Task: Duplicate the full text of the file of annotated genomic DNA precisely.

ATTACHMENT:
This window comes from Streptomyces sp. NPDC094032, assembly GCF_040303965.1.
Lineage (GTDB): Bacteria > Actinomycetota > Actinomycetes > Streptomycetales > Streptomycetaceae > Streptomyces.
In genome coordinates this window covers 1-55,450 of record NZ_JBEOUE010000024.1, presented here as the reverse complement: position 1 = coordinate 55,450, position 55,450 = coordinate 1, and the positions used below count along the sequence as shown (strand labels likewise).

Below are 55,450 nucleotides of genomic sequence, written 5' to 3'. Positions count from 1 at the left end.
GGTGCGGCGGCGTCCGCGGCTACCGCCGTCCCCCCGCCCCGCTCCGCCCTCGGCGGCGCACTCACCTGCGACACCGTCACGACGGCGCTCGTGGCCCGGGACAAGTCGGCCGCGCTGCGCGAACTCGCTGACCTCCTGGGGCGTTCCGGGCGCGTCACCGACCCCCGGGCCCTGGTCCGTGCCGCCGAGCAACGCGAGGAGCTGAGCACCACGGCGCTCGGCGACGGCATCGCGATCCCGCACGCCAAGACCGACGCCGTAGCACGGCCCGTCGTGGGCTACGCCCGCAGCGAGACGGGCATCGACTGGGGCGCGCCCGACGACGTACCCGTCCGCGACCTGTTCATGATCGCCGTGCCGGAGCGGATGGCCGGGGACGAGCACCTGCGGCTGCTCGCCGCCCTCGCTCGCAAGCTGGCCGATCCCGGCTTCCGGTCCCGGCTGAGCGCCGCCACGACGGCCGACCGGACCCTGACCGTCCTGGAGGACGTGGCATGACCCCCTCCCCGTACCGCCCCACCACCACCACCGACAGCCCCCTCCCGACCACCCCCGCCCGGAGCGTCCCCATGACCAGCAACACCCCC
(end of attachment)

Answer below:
This window comes from Streptomyces sp. NPDC094032, assembly GCF_040303965.1.
Lineage (GTDB): Bacteria > Actinomycetota > Actinomycetes > Streptomycetales > Streptomycetaceae > Streptomyces.
In genome coordinates this window covers 1-55,450 of record NZ_JBEOUE010000024.1, presented here as the reverse complement: position 1 = coordinate 55,450, position 55,450 = coordinate 1, and the positions used below count along the sequence as shown (strand labels likewise).

Below are 55,450 nucleotides of genomic sequence, written 5' to 3'. Positions count from 1 at the left end.
GGTGCGGCGGCGTCCGCGGCTACCGCCGTCCCCCCGCCCCGCTCCGCCCTCGGCGGCGCACTCACCTGCGACACCGTCACGACGGCGCTCGTGGCCCGGGACAAGTCGGCCGCGCTGCGCGAACTCGCTGACCTCCTGGGGCGTTCCGGGCGCGTCACCGACCCCCGGGCCCTGGTCCGTGCCGCCGAGCAACGCGAGGAGCTGAGCACCACGGCGCTCGGCGACGGCATCGCGATCCCGCACGCCAAGACCGACGCCGTAGCACGGCCCGTCGTGGGCTACGCCCGCAGCGAGACGGGCATCGACTGGGGCGCGCCCGACGACGTACCCGTCCGCGACCTGTTCATGATCGCCGTGCCGGAGCGGATGGCCGGGGACGAGCACCTGCGGCTGCTCGCCGCCCTCGCTCGCAAGCTGGCCGATCCCGGCTTCCGGTCCCGGCTGAGCGCCGCCACGACGGCCGACCGGACCCTGACCGTCCTGGAGGACGTGGCATGACCCCCTCCCCGTACCGCCCCACCACCACCACCGACAGCCCCCTCCCGACCACCCCCGCCCGGAGCGTCCCCATGACCAGCAACACCCCC